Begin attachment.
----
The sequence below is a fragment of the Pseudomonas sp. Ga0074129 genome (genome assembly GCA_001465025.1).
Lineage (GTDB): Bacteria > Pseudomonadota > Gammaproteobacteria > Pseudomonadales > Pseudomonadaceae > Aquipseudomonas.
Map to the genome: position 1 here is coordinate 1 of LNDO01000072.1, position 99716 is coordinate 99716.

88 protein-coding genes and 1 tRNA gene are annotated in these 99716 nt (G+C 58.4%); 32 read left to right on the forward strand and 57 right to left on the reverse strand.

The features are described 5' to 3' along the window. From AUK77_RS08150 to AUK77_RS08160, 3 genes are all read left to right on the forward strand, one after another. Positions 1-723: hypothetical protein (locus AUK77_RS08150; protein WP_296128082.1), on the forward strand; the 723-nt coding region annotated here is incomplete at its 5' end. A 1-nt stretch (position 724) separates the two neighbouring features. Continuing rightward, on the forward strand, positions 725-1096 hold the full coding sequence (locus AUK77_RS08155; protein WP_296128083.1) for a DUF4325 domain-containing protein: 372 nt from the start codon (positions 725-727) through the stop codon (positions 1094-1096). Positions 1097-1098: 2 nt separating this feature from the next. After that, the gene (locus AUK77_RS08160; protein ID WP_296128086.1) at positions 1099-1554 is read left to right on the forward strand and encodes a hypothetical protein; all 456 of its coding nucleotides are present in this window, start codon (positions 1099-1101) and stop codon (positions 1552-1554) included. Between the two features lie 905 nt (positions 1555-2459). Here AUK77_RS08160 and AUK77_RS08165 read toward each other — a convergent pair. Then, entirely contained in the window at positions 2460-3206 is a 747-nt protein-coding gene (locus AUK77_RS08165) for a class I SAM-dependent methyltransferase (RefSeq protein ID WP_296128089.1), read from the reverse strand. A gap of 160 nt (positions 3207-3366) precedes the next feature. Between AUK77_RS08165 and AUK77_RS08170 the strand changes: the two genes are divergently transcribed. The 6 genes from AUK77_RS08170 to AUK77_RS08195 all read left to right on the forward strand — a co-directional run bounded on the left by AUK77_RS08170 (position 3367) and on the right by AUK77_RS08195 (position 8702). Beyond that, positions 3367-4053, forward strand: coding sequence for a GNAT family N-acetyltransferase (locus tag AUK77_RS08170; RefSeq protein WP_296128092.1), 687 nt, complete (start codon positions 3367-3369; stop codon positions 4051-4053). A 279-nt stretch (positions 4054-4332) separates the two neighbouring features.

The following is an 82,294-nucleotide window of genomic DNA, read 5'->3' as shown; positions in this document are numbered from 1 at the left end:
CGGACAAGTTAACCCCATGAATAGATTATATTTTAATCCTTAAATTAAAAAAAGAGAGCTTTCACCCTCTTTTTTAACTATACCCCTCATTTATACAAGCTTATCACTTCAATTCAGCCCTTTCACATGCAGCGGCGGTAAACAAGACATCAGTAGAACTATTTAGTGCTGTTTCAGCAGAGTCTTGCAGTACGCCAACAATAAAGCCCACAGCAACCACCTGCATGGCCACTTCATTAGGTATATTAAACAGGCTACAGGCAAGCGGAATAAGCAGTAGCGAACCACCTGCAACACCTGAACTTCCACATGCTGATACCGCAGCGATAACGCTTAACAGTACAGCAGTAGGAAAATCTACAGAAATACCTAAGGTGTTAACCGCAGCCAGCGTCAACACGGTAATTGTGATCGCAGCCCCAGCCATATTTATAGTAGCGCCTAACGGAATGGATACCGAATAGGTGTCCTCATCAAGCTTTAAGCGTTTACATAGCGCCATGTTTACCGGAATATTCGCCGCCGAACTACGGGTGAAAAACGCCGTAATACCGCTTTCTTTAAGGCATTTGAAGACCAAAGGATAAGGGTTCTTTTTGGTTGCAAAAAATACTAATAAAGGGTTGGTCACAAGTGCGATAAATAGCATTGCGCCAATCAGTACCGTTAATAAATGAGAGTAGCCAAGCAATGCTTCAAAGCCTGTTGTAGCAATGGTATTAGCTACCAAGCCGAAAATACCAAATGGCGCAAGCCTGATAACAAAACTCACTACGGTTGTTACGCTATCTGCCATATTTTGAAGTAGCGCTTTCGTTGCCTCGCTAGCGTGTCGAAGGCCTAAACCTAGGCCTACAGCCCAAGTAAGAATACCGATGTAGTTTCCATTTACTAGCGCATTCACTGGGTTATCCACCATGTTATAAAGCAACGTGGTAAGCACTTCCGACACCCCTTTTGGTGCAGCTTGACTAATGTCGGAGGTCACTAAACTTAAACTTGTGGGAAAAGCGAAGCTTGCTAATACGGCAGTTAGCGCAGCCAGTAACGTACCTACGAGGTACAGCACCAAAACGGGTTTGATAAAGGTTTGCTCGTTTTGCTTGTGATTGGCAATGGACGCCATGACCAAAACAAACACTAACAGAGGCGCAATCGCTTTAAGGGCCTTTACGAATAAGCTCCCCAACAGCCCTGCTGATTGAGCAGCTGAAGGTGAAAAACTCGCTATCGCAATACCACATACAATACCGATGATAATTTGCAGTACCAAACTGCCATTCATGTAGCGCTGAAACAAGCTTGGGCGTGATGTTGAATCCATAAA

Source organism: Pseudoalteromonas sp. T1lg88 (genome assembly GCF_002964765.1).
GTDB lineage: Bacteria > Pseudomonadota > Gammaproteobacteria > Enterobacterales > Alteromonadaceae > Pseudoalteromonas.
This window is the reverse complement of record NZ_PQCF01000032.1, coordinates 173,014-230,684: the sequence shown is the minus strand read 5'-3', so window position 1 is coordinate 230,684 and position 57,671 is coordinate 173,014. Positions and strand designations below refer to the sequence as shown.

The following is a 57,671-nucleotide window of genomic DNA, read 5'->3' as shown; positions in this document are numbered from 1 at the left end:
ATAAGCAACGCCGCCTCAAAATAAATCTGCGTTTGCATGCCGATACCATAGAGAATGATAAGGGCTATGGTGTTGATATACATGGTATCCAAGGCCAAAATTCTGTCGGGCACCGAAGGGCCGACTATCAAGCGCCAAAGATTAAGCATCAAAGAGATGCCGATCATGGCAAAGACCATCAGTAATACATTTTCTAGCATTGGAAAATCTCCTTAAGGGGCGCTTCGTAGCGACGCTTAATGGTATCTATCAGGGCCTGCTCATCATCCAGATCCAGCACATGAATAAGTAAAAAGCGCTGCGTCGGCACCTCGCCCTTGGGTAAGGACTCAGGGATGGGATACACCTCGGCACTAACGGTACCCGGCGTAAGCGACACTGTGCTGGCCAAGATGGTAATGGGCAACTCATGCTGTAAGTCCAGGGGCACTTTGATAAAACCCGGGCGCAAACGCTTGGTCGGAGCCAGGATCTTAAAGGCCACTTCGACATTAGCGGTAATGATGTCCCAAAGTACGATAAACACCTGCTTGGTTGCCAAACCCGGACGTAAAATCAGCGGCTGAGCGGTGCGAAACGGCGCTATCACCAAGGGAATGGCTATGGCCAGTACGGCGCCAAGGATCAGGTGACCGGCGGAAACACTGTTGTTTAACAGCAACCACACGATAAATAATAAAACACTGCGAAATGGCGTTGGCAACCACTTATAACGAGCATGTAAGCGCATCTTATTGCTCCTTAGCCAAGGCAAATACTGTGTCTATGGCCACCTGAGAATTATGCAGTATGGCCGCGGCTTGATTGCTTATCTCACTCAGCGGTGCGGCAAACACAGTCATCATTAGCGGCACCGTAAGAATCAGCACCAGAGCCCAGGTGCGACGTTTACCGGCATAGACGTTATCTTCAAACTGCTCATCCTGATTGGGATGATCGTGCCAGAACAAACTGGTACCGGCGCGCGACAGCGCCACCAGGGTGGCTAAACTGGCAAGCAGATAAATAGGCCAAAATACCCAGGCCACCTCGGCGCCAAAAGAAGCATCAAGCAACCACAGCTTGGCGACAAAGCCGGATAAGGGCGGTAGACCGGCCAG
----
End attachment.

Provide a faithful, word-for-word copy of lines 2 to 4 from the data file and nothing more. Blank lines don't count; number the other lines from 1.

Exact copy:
Lineage (GTDB): Bacteria > Pseudomonadota > Gammaproteobacteria > Pseudomonadales > Pseudomonadaceae > Aquipseudomonas.
Map to the genome: position 1 here is coordinate 1 of LNDO01000072.1, position 99716 is coordinate 99716.

88 protein-coding genes and 1 tRNA gene are annotated in these 99716 nt (G+C 58.4%); 32 read left to right on the forward strand and 57 right to left on the reverse strand.